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Although some of us might be a little too embarrassed to share our experiences, most Tokyoites have either direct or indirect knowledge of love hotels. After all, these short-stay establishments are ubiquitous, with entire sections of the capital’s neighbourhoods devoted to them. And while slightly risqué, the use of such places has much in common with sex in general in Japan – not talked about openly, but widely indulged. Love hotels offer such a quintessentially local experience that any couple living in or travelling to Tokyo should try one out, if only for the afternoon.
Still, the variety of love hotels on offer can feel a little overwhelming even for locals. First, the flamboyant, castle-like establishments that started to appear as a result of the rapid economic growth seen in the '60s and '70s, are probably the best-known kind. These kitsch-packed houses of pleasure feature eccentric touches like revolving beds, mirrored walls and bathtubs fit for a Roman goddess, but are now a dying breed – thanks to strict construction regulations and dwindling revenues. Second, the standard, modern love hotel is far less flashy, offering little more than spacious rooms, large beds and oversize bathrooms, perhaps with a few fun gadgets mixed in.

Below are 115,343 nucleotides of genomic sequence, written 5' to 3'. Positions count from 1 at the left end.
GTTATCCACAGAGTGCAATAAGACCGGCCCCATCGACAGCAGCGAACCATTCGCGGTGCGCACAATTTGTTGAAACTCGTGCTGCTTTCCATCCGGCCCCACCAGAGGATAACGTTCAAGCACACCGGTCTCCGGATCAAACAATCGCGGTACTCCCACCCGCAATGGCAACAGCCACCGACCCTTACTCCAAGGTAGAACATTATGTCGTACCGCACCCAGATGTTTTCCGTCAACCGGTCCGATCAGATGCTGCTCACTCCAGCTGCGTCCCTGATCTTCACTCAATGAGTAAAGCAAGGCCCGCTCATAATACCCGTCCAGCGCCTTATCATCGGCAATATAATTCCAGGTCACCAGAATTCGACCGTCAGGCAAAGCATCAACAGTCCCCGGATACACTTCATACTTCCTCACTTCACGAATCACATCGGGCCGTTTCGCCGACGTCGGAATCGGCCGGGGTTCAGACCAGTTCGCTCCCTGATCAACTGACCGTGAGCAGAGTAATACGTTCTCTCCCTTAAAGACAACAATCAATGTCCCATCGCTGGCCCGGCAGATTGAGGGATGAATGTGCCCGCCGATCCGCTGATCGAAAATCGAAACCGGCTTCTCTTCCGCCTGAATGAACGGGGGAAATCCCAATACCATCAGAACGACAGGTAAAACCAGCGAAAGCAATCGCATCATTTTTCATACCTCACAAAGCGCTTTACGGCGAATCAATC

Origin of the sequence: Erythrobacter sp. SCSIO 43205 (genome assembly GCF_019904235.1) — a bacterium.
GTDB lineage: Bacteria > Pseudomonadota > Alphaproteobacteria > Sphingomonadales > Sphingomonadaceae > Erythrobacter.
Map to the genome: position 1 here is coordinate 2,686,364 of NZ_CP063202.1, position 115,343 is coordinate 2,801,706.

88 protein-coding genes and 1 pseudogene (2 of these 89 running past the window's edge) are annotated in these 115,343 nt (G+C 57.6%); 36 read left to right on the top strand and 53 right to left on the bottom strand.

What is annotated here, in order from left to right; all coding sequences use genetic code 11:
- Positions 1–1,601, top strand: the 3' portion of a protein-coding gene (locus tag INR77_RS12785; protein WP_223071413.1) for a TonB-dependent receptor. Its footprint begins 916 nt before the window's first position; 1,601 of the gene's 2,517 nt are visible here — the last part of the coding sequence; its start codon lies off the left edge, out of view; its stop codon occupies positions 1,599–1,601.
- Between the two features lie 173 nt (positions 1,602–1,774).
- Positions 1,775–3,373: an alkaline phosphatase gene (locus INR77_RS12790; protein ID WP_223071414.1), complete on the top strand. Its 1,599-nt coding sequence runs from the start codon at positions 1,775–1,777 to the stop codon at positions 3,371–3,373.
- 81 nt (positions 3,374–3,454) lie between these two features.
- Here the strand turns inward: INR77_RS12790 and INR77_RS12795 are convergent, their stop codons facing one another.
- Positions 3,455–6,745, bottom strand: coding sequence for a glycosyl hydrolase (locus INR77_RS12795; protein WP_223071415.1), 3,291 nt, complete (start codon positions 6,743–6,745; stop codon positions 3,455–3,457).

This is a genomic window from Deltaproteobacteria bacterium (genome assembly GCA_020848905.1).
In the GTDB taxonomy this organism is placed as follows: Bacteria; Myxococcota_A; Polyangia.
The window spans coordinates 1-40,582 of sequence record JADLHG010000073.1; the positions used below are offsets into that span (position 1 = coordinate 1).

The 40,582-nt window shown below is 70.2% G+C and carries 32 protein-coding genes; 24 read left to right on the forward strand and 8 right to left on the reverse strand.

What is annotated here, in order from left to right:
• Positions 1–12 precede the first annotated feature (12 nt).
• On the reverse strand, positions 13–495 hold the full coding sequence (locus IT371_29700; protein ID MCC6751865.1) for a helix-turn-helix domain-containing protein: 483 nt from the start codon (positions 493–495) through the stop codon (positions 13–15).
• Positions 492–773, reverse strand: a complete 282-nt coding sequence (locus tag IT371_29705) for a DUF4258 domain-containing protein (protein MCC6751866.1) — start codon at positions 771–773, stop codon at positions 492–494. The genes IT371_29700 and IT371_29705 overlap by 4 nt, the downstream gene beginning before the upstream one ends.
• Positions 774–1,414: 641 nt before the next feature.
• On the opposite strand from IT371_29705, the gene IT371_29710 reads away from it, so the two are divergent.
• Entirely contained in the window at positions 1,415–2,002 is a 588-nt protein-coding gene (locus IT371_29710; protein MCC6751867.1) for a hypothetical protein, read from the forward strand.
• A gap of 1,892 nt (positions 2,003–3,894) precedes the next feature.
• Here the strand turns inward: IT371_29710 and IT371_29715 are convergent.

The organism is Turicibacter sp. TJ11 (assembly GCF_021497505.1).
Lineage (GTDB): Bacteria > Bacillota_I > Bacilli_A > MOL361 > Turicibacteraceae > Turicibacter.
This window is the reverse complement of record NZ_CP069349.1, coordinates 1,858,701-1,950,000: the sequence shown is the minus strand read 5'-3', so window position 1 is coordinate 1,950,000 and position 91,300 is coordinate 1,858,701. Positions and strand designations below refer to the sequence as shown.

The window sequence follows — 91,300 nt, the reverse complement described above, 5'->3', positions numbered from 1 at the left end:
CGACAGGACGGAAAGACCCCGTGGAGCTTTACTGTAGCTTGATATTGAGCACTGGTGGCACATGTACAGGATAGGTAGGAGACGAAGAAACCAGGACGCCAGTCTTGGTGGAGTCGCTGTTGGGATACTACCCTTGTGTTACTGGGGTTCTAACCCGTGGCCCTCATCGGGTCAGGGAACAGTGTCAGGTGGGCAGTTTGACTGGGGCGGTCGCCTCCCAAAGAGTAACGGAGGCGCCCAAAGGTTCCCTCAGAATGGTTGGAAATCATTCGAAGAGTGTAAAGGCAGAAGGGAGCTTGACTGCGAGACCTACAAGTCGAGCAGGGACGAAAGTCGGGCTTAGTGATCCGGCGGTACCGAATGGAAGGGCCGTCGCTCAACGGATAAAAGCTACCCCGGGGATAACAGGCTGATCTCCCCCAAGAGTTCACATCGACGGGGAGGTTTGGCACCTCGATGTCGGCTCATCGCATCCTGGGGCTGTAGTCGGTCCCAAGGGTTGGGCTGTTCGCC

Finally, though, there are some love hotels that buck the trend of simplicity and frugality, offering a full-on 'entertainment experience' and welcoming visitors of all stripes, be they a gay couple, a group of adventurous female friends or a carful of tired campers. Occasionally operating under names like 'fashion hotel' or 'boutique hotel', such spots even allow guests to bring their own food and drinks, and attract patrons with equipment ranging from karaoke machines to video games and free Wi-Fi. Here are seven love hotels that fit into this fun and free-spirited category.